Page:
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foie gras mi-cuit

English translation: lightly cooked

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GLOSSARY ENTRY (DERIVED FROM QUESTION BELOW)
French term or phrase:mi-cuit
English translation:lightly cooked
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05:33 Nov 22, 2000
French to English translations [PRO]
French term or phrase: foie gras mi-cuit
It's a wonderful French specialty.

If I translate it into "half-cooked fat goose or duck liver" it sounds disgusting!!

I know I should probably keep "foie gras" but what about mi-cuit?

Thanks
Meriem
mi-cuit
Explanation:
A Google search on the whole phrase with language set to English shows it left in French most of the time. I think most people who would eat such a thing would know what "mi-cuit" means. If you really want a nice-sounding English equivalent, how about "lightly cooked"? Wish I could take credit for that one, but I saw it in one of the hits.
Selected response from:

xxxJon Zuber
Grading comment
Thanks for your answer, I'll use it!

Meriem
4 KudoZ points were awarded for this answer

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Summary of answers provided
nami-cuitxxxJon Zuber
nafoie gras (semi-boiled)
Evert DELOOF-SYS
nalightly-cooked / part-cooked foie gras
Nikki Scott-Despaigne
na -1foie gras (parboiled)Robin Salmon


  

Answers


12 mins
foie gras (semi-boiled)


Explanation:
foie gras: leave it as such

http://eurodic.ip.lu:8086

mi-cuit is indeed half-cooked or half-boiled; I would use 'semi boiled/cooked' (sounds less 'harsh') and put it between brackets

HTH


Evert DELOOF-SYS
Belgium
Local time: 10:37
Native speaker of: Native in DutchDutch, Native in FlemishFlemish
PRO pts in pair: 287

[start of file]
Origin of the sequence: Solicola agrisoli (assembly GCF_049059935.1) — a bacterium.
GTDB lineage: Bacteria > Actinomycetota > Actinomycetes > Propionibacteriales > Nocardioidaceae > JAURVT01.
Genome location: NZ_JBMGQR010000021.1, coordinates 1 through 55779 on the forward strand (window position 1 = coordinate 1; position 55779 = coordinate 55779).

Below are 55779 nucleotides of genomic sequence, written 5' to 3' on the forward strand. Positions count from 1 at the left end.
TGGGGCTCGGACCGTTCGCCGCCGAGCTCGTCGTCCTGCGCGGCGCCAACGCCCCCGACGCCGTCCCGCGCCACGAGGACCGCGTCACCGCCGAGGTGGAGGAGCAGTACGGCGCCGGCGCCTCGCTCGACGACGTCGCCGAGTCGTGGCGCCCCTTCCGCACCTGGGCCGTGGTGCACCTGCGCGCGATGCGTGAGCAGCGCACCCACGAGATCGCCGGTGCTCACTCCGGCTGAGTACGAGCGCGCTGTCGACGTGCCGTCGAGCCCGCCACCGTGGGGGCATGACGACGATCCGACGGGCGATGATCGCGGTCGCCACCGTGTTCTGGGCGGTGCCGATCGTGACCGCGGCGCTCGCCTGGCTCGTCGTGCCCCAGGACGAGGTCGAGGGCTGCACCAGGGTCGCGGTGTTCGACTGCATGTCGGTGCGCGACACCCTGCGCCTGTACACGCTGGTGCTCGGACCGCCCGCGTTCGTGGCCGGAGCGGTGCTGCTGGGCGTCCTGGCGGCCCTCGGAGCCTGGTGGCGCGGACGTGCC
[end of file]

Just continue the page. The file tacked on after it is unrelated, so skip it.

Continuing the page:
Peer comments on this answer (and responses from the answerer)
neutral  Frenchloki: Definitely wouldn't put "boiled". Foie gras is cooked gently in a bain-marie. "Boiled" to an English speaker is placed in boiling water and the connotations are not very nice...:-)
5383 days
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1 hr peer agreement (net): -1
foie gras (parboiled)


Explanation:
"Parboiled" is a common English cookery term (although it usually refers to potatoes!)

It still might be better than "semi-boiled".

Robin Salmon
Australia
Local time: 19:37
Native speaker of: English
PRO pts in pair: 164

Peer comments on this answer (and responses from the answerer)
disagree  Frenchloki: See my remarks above. anything that suggests the foie gras has been placed in water, whether boiling or not, is sacrilege to a food lover.
5383 days
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2 hrs
mi-cuit


Explanation:
A Google search on the whole phrase with language set to English shows it left in French most of the time. I think most people who would eat such a thing would know what "mi-cuit" means. If you really want a nice-sounding English equivalent, how about "lightly cooked"? Wish I could take credit for that one, but I saw it in one of the hits.

xxxJon Zuber
PRO pts in pair: 24
Grading comment
Thanks for your answer, I'll use it!

Meriem

Peer comments on this answer (and responses from the answerer)
Ana.uk
Login to enter a peer comment (or grade)

3 hrs
lightly-cooked / part-cooked foie gras


Explanation:
Depends what they have done with it...

In any event, don't translate foie gras. My Dictionnaire Gastronomique (La Maison du Dictionnaire (1997), Bernard LUCE, leaves it as is. Translating it would be sacriligious!

Nikki


    Dictionnaire Gastronomique, Bernard LUCE
Nikki Scott-Despaigne
Local time: 10:37
Native speaker of: Native in EnglishEnglish
PRO pts in pair: 4431
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